Spam Wars - Rise of the Spam
"Hi. I just finished my junior year in college, and now I'm faced with a major problem. I can't afford to pay for my senior year. I've tried everything. I can't get any more student loans, I don't qualify for any more scholarships, and my parents are as broke as am I. So as you can see, I've got a major problem. But as far as I can see, there is only one solution, to go forward. I've come along way, and there is no chance in hell that I'm going to drop out now! I'm not a quiter, and I'm not going to give up. "

4) March 30 ARMM Massacre

Richard E. Depew is according to Wired's article, regarded as Usenet's major bincanceler (for removing binary files from nonbinary newsgroups) was connected with 1993 ARMM spam. He advanced the idea of semi-moderating the USENET groups, cancelling some posts that weren't written according to the rules. He developed a software, which main purpose was to help him do the moderation. Then something went wrong - his ARMM tool had a bug, so when he started it it sent couple hundreds of messages to the "appropriate" news.admin.policy news group. As Brad Templeton noted - "The very day ARMM was run, Joel Furr, as far as I can tell, was the first to call a spam a spam".

This was a trip to the memory lane for someone, and just a bunch of boring or interesting facts for others. Brad Templeton did a great research on Spam Etymology, and his study is the main reference for the mentioned moments in spam history. Keith Lynch runs a great spam related timeline, and the whole list can be found in the References section. You can learn lot of interesting information from the timeline:

June 1995 - Two coined words appeared - spamvertise (to advertise via spam) and spamware (spamming software)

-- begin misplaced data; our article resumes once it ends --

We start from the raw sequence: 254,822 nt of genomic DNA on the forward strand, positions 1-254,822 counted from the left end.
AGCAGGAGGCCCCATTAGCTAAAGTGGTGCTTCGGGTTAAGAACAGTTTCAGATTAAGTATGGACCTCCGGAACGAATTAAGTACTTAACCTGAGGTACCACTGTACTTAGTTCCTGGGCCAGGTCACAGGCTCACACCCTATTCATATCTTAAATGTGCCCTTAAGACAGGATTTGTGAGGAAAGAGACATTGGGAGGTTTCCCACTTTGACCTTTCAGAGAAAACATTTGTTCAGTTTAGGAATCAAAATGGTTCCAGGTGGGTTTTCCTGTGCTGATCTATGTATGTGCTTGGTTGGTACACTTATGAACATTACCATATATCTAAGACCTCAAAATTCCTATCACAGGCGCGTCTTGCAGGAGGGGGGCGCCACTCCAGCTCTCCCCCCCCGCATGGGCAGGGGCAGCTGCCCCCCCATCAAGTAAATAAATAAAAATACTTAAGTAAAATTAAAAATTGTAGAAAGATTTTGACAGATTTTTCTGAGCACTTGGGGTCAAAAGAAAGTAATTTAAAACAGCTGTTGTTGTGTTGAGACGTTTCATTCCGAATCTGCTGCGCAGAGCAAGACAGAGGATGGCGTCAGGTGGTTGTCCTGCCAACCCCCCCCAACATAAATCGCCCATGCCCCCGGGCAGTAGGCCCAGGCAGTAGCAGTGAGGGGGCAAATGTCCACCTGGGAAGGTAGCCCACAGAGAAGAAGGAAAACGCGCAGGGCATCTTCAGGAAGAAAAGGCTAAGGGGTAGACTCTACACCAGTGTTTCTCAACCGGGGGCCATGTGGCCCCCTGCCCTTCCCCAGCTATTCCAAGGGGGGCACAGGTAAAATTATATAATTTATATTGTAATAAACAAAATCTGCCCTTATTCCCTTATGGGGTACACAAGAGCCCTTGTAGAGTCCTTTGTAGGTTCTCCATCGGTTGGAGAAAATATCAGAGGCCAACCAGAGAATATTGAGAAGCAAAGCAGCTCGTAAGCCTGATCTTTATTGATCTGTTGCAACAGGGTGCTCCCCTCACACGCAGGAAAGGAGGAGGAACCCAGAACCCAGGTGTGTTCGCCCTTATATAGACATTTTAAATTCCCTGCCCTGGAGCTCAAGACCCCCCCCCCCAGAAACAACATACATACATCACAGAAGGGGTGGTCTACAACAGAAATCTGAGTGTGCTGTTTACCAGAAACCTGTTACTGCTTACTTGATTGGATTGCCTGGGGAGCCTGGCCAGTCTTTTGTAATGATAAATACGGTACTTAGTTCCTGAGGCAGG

August 1995 - List of 2 million email addresses is offered for sale
October 1995 - Mailboxes for abuse related contacts are opening (abuse@provider)
June 1997 - FTC spam hearing (more information)
July 1997 - starts with its work
October 1997 - RBL (Realtime Blackhole List) of spam sites appears. It is run by Paul Vixie.
December 1997 - List of 80 million email addresses offered for sale
May 1998 - UUNET (large Internet Service Provider) becomes a major spam source
July 1998 - List of 91 million email addresses offered for sale
Novemeber 1998 - Dotless numeric web sites (e.g. http://3448157907/xx12) are being used to make tracing harder.
June 2000 - Argentina (its TLD .ar) becomes a major spam source
November 2000 - Taiwan (.tw) becomes the spam capital of the world
May 2001 - UUNET finally ceases being a major spam source



Critical bug found in Cisco ASA products, attackers are scanning for affected devices

Several Cisco ASA products - appliances, firewalls, switches, routers, and security modules - have been found sporting a flaw that can ultimately lead to remote code execution by attackers.

Weekly newsletter

Reading our newsletter every Monday will keep you up-to-date with security news.

Daily digest

Receive a daily digest of the latest security news.

Fri, Feb 12th